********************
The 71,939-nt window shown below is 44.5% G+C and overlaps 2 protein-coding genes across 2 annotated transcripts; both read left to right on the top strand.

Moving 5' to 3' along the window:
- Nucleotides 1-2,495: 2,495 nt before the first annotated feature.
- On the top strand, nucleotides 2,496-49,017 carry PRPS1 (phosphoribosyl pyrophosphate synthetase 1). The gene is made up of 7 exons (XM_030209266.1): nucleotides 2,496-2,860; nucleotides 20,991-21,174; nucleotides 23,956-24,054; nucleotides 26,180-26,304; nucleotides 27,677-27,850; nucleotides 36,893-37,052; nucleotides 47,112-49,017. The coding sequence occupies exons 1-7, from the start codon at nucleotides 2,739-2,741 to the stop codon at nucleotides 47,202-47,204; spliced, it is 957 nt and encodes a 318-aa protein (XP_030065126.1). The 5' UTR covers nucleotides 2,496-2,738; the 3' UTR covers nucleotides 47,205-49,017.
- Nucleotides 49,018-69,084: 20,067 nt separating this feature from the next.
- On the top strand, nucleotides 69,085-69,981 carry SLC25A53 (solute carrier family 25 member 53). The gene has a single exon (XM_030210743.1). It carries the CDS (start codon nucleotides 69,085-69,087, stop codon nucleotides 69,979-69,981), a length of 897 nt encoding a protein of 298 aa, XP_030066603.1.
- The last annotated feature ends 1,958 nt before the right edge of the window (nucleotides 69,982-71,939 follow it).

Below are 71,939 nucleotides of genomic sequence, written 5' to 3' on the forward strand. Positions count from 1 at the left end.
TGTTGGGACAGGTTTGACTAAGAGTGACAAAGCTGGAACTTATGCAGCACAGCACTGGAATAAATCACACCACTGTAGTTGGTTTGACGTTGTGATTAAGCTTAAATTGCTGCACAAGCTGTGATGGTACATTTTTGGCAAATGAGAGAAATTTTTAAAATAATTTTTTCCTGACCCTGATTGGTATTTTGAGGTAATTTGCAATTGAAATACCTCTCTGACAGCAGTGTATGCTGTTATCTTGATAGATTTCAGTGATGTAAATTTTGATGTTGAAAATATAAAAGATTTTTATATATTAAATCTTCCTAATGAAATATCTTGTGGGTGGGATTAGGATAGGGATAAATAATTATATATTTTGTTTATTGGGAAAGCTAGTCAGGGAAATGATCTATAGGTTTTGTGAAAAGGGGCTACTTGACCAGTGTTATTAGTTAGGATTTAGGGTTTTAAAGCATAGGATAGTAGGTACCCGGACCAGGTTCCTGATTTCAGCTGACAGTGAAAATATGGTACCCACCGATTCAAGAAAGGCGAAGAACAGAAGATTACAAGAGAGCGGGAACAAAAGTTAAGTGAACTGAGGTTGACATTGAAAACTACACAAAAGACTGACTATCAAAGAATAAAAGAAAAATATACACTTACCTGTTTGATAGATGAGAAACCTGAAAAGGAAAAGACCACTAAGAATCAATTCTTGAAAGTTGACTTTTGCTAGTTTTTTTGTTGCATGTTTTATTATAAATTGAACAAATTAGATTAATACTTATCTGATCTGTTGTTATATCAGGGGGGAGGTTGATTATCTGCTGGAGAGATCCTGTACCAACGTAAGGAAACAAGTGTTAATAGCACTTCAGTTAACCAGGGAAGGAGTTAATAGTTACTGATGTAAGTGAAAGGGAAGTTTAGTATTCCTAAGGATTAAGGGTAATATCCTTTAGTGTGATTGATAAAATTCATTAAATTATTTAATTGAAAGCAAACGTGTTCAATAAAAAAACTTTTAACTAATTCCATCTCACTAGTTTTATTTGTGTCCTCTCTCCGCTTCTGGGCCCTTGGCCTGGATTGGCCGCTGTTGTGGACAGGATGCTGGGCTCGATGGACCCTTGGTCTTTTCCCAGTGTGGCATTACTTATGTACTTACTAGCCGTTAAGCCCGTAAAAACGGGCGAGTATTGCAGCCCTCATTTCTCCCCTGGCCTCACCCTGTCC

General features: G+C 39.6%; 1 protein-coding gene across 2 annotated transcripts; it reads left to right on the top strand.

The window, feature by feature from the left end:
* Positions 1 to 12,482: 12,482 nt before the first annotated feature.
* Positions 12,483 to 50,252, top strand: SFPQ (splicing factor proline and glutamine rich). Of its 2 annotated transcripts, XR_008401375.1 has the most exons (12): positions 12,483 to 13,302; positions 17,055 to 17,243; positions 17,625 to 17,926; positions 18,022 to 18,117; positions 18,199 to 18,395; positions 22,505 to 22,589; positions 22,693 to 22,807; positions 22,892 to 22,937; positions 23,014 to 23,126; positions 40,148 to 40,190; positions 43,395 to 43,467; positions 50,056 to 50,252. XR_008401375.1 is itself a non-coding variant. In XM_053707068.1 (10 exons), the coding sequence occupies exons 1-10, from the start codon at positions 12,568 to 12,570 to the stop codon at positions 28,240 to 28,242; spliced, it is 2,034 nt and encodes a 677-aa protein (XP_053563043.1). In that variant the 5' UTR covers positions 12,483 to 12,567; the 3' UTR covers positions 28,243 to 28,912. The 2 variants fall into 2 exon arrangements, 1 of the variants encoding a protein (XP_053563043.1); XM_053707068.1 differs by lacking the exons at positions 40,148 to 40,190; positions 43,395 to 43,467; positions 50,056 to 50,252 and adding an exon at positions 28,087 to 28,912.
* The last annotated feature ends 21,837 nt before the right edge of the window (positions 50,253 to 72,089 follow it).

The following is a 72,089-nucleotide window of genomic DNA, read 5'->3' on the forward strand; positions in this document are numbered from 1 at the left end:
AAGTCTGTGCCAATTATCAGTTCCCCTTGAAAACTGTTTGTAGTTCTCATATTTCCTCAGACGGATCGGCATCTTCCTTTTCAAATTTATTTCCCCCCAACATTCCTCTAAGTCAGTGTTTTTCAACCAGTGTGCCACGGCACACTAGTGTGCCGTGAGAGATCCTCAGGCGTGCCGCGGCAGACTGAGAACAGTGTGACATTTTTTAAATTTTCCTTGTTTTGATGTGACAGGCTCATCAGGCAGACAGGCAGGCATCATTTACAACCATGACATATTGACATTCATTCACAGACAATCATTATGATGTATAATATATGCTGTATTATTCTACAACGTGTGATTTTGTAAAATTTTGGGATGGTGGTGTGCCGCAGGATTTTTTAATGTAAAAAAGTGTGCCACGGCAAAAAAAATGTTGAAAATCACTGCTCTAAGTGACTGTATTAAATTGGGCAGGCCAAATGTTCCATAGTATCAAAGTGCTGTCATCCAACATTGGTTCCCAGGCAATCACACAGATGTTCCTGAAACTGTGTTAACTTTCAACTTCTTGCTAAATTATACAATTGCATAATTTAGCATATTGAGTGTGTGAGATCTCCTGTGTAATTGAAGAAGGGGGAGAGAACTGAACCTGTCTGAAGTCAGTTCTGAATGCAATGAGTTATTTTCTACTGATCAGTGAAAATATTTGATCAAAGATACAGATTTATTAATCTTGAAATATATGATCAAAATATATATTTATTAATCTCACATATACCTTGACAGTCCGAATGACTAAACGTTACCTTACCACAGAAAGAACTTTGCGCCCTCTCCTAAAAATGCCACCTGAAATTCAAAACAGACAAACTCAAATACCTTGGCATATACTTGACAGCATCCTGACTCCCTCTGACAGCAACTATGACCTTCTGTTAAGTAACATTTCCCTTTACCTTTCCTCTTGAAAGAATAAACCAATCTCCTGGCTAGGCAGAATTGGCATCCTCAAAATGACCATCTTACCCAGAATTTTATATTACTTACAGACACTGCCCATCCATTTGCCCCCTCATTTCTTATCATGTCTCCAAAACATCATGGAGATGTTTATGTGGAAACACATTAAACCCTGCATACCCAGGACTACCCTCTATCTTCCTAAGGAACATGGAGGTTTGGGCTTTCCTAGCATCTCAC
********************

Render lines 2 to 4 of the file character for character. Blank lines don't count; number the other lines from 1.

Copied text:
Moving 5' to 3' along the window:
- Nucleotides 1-2,495: 2,495 nt before the first annotated feature.
- On the top strand, nucleotides 2,496-49,017 carry PRPS1 (phosphoribosyl pyrophosphate synthetase 1). The gene is made up of 7 exons (XM_030209266.1): nucleotides 2,496-2,860; nucleotides 20,991-21,174; nucleotides 23,956-24,054; nucleotides 26,180-26,304; nucleotides 27,677-27,850; nucleotides 36,893-37,052; nucleotides 47,112-49,017. The coding sequence occupies exons 1-7, from the start codon at nucleotides 2,739-2,741 to the stop codon at nucleotides 47,202-47,204; spliced, it is 957 nt and encodes a 318-aa protein (XP_030065126.1). The 5' UTR covers nucleotides 2,496-2,738; the 3' UTR covers nucleotides 47,205-49,017.